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Herb Carnegie was one of the best hockey players of the 1940s and ’50s but he never made it into the National Hockey League. The reason? The colour of his skin.
In 1938, Toronto Maple Leafs owner Conn Smythe allegedly said he would take Carnegie tomorrow if he could turn his skin white.
“Conn Smythe could have been joking with the guys when he said it but you know when you joke and say something like that, it has a ring of truth to it. For me, Conn Smythe was admitting that my father was good enough to play for the Maple Leafs,” said Bernice Carnegie, Herb’s daughter.
The New York Rangers invited Herb to training camp in 1948 but he turned down the offer because he would have made less money than he was making in the lower leagues.
“They pointed out that he would make headlines and my father’s response was ‘I cannot feed my family on headlines.’”
Herb Carnegie could have walked away from hockey at that point, but he didn’t. Instead, he founded Canada’s first registered hockey school in 1955 – The Future Aces. His goal was to create good hockey players who are also good community members.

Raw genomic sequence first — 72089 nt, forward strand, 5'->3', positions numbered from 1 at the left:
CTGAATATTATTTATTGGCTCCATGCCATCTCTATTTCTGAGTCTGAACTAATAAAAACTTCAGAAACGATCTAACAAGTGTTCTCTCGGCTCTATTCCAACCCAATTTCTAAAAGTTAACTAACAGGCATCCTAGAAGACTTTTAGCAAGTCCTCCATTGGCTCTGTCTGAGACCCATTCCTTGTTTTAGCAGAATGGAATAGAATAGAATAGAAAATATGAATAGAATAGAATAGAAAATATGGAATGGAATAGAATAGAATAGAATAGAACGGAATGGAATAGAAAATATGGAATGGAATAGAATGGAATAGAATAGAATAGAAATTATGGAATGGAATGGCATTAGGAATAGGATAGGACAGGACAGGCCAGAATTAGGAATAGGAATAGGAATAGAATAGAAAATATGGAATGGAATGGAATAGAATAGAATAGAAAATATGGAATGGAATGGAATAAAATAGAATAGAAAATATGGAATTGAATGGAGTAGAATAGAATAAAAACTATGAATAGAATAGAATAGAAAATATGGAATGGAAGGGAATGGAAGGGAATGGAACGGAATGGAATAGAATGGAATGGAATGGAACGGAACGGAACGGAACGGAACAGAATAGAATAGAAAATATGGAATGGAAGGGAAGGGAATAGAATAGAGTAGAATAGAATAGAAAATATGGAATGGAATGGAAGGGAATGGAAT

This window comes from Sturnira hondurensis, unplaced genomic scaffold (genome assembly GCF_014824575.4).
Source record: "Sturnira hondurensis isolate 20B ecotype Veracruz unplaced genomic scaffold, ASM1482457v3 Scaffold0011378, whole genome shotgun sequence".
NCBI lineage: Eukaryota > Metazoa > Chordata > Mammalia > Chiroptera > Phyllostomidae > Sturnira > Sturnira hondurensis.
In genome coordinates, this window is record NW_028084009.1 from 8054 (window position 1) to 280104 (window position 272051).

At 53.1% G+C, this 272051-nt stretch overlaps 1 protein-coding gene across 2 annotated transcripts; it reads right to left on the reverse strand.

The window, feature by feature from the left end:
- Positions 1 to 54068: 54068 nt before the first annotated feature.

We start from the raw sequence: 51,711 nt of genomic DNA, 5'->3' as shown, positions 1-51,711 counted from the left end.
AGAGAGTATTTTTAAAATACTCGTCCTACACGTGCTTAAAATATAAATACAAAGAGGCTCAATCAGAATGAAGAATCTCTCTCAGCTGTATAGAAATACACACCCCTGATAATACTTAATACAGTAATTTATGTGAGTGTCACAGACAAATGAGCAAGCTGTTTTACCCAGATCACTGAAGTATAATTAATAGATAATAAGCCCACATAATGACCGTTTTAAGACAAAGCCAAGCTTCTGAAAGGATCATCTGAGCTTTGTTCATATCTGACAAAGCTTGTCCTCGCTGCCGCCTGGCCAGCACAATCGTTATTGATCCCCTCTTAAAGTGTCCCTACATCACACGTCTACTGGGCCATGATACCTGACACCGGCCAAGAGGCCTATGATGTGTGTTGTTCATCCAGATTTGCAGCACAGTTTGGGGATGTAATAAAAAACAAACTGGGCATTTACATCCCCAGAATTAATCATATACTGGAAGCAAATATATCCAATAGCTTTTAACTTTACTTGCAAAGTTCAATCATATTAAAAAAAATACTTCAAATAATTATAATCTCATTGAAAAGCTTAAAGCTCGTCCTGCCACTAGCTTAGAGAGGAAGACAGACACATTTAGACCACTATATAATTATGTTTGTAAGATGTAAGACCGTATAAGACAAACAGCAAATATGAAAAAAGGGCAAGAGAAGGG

“He wasn’t the person who went to meetings, went to marches. They didn’t have the same kinds of things happening back then. But he went to schools. His intent was that he should help young people understand and empower them to be the best of who they could be. He thought that if he could do that then maybe they would help change the world for the better.”
He was also an inventor. Bernice says he created the magnetic hockey instruction board which was a precursor to the white boards currently used by coaching staff. He also created a hockey game to help people understand the sport.